I’ve been following a discussion thread in a group that I belong to on a popular business focused social networking site. The membership of the group is comprised of Sales and Marketing VP’s and Directors. The thread that I am referring to has been very active and has had 125+ posts so far. What caught my attention on this thread was the premise of the question that started the whole thread – someone posed a question to the group wondering why CRM systems used such flawed logic to do sales forecasting. I have read and re-read the thread multiple times and there are all kinds of great comments and insights and similar and opposing theories, etc on how forecasting should work. Good stuff. The problem I have with much of the thread though goes right back to the original question in that a CRM system is just the tool…the business has to supply the logic. There is no one universal way that sales forecasting works. The needed logic is going to be different for each sales organization and even different within a sales organization that has a variety of product s and services that it sells, different types of customers, and so on and so forth. So the flaw in this whole discussion was looking to a CRM system to provide the logic to begin with.


There are certainly some standard theories and best practices for sales forecasting logic and that is generally the basis of what you find “out of the box” in today’s CRM systems. But, it should be viewed as just that, the basic starting point that you build YOUR logic on top of. In reality, you may or may not even use the base logic or functionality. What you need to do is to define how YOUR sales process works and the variables that drive that process and ultimately determine the logic you need to accurately forecast for your organization – what do you need for sales pipeline management – where will the sales process management come from?? Of course the typical challenge to this is almost a chicken or egg scenario…w/o data we can’t determine what our logic should be but w/o logic the data isn’t meaningful. To that I say…pick a place to start, make some assumptions, hazard a guess, draw straws, do whatever you need to do to begin to build the data that you need to that will help your ultimately determine your logic and adjust that logic along the way as you gain more information. A good partner like PowerObjects can help you through this process and then configure a Dynamics CRM system to match YOUR logic, whatever it is, vs. the other way around. If you look to the CRM system to determine your forecasting logic you risk inaccurate forecasts at best and maybe, having a lot of time to work on your short game at worst.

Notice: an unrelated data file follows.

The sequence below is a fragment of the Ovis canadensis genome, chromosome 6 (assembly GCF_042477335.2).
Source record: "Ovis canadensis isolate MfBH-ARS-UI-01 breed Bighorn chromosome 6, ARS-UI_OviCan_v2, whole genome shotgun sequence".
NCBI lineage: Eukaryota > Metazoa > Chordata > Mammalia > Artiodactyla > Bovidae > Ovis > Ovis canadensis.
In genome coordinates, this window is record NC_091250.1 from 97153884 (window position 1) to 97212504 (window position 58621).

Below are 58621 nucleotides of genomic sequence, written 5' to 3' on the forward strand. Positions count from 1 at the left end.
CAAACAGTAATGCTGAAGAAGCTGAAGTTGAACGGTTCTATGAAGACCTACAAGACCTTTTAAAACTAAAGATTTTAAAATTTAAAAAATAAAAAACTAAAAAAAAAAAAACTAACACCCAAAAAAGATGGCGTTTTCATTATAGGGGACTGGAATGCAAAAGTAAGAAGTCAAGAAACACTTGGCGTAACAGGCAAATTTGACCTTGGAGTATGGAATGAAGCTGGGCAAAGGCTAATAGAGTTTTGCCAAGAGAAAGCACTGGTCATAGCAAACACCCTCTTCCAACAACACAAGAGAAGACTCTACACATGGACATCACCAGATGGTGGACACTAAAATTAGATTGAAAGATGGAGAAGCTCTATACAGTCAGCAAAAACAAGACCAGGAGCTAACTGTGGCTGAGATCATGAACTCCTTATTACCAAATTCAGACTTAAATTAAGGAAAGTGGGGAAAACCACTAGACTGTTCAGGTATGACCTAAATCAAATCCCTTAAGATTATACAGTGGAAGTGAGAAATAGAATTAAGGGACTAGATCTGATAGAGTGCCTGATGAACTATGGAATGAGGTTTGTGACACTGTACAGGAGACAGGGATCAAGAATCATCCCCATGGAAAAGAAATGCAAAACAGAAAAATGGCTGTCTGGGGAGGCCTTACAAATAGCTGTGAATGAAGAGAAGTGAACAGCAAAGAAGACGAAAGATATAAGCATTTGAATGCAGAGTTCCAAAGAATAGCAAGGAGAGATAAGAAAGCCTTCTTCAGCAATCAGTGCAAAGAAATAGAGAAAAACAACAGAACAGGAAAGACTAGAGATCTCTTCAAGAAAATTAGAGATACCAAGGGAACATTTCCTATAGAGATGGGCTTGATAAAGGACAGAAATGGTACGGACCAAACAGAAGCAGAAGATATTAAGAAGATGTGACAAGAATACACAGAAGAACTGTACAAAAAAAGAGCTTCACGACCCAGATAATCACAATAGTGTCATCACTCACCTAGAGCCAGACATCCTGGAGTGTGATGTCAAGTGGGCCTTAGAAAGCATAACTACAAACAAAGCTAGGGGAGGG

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Joe D365

Joe D365 is a Microsoft Dynamics 365 superhero who runs on pure Dynamics adrenaline. As the face of PowerObjects, Joe D365’s mission is to reveal innovative ways to use Dynamics 365 and bring the application to more businesses and organizations around the world.